Image 15: Expected return chart for short yen call spread vs. long puts

If I look at the GBP market, I find I am leaning toward an opposite expression. First, in looking at the GBP chart, we can see a series of higher lows. In addition, we are approaching the previous support, which has become resistance, at 1.1500.

Image 16: GBP/USD technical chart

Leveraged accounts have reduced the net long in GBP but have not gone short. There is some recent stability in positioning here.

Image 17: GBP/USD futures Commitment of Traders report

GBP implied volatility term structure is also downward sloping. It is very noisy around the catalysts of UK and U.S. elections and a Fed meeting. However, GBP implied volatility is largely elevated particularly in the front part of the curve.

Image 18: GBP/USD implied volatility term structure

Implied has recently fallen below realized volatility, perhaps suggesting that market makers are finding it more difficult to cover their theta costs in the market. This suggests a continued fall in implied volatility perhaps. It at least suggests that gamma could come for sale.

Image 19: GBP/USD implied volatility vs. historical volatility

Unlike the JPY market, traders are putting a higher premium on GBP downside instead of the upside. In fact, the GBP upside trades at a discount to the at the money volatilities.

Image 20: GBP/USD implied volatility surface

We can see that more clearly when we zero in on the November expiration date.

Image 21: GBP/USD implied volatility skew for November expiration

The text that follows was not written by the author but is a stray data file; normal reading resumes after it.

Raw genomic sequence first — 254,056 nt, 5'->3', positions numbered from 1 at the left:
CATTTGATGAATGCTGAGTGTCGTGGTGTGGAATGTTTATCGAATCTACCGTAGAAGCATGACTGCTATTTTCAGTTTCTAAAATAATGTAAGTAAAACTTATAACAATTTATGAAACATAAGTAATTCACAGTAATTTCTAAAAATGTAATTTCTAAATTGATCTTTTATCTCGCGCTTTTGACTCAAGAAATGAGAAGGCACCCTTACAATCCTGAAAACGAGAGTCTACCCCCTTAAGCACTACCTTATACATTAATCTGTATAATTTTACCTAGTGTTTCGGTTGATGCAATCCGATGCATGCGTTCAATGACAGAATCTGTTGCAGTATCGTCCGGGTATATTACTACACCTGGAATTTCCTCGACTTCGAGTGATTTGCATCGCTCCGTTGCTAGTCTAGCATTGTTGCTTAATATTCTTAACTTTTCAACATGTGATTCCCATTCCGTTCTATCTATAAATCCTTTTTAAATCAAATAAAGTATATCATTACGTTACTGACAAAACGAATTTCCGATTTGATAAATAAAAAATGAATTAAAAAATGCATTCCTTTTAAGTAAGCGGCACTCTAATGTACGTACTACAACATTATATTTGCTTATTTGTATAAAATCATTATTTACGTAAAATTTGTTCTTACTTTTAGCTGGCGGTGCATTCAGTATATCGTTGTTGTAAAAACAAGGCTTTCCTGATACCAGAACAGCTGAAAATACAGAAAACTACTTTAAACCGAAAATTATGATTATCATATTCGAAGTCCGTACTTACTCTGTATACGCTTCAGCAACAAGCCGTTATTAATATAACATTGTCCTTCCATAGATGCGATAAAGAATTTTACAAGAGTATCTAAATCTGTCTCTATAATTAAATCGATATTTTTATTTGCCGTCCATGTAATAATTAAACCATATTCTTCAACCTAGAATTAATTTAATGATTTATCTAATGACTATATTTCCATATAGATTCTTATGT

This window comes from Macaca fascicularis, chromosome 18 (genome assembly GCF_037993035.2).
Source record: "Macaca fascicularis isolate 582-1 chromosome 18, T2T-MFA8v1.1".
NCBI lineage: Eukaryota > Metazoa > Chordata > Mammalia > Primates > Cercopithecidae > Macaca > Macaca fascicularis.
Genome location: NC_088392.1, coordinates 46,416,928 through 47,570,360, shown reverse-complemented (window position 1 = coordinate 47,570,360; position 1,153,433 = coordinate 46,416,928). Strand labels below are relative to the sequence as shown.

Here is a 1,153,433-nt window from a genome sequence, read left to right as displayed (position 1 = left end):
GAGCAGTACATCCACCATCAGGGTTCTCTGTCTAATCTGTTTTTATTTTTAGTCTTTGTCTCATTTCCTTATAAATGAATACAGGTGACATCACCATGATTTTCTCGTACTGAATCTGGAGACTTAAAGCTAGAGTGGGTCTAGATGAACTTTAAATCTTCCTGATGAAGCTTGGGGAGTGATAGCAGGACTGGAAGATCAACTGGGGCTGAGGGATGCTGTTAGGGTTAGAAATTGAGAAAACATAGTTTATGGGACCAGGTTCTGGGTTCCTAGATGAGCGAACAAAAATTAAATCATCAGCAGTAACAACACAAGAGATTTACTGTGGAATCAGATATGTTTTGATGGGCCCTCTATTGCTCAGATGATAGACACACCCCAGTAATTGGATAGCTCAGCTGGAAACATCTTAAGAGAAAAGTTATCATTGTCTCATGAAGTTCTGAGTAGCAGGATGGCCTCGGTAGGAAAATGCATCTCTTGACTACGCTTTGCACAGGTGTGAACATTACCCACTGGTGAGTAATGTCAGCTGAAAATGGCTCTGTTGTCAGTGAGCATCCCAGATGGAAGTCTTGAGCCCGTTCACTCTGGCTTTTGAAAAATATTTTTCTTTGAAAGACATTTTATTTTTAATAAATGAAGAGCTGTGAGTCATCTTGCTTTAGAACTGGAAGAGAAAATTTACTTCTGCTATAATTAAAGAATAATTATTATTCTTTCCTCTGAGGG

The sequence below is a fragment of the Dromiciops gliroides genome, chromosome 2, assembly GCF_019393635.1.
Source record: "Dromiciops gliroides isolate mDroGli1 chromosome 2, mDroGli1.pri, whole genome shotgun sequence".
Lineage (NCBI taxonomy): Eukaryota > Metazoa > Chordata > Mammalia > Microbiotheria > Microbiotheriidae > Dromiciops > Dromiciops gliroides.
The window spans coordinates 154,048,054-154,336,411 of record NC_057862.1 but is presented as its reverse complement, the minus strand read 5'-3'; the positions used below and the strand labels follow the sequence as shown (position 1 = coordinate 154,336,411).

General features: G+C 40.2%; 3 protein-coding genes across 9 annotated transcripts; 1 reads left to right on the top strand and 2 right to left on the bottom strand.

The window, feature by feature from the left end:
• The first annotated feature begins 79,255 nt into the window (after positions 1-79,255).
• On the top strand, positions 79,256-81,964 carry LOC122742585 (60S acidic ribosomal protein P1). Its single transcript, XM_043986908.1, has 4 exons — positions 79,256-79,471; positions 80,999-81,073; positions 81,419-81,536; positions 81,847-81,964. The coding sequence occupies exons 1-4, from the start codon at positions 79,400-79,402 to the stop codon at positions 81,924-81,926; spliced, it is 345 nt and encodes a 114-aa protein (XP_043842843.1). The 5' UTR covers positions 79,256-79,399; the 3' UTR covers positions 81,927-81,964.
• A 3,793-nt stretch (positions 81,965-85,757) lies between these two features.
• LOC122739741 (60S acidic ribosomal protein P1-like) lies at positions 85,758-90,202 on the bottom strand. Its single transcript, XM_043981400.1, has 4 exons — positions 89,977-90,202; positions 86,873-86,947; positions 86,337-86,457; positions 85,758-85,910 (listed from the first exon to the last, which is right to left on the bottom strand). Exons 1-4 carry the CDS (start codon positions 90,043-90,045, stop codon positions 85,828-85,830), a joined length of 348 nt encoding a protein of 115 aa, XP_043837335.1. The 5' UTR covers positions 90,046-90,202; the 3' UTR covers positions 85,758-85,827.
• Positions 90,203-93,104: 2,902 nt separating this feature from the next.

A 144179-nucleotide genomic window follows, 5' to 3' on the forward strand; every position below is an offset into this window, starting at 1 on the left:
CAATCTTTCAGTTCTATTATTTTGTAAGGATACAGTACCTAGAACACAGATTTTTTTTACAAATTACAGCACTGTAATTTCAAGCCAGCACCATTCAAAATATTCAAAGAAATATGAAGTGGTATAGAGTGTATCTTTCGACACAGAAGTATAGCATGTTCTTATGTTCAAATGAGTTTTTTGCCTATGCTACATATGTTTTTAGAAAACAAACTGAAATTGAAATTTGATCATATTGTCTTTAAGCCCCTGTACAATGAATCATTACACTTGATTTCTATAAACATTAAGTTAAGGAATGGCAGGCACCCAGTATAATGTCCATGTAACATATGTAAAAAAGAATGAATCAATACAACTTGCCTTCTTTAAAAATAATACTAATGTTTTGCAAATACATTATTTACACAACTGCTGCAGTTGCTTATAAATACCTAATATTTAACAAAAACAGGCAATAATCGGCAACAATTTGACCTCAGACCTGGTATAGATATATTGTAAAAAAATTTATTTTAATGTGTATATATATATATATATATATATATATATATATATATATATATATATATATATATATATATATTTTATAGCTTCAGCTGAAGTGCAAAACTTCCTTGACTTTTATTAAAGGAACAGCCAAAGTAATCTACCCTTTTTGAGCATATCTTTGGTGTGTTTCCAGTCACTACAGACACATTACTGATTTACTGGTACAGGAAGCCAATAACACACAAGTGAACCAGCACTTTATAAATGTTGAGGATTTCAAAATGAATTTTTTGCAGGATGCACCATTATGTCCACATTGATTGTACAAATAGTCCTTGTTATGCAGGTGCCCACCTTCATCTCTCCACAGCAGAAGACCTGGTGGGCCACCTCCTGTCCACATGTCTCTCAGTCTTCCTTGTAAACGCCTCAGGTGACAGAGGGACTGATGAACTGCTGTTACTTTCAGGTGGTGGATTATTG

So, I would do the opposite trade as we did in the JPY. A trader could sell a 1.100 -1.0750 GBP put spread and use the proceeds to buy a 1.1750 call, struck above the resistance levels at 1.150. Again, we are taking advantage of not only high implied volatility as seen in the CVOL, but higher implieds on the put side vs. the call side of the ledger. This trade can also be done at zero cost.

Image 22: Expected return for short GBP put spread vs. long call spread

Two markets, two interventions, two trade ideas. The biggest difference is what is happening outside of the interventions by policy makers, but also what the market is nervous about (yen upside vs. GBP downside). We can build a case for the opposite occurring and therefore lean on the market pricing to develop ideas that are complimentary. If the bond vigilantes continue to pressure certain countries, the gains in the yen trade should insulate any losses in GBP. If the market has a risk-on, short-covering rally, the gains in GBP should cover the losses in yen.  There are a lot of headlines and a lot of catalysts. As traders, we need to sort through these stories for the opportunity to construct good reward to risk ideas.

Good luck trading.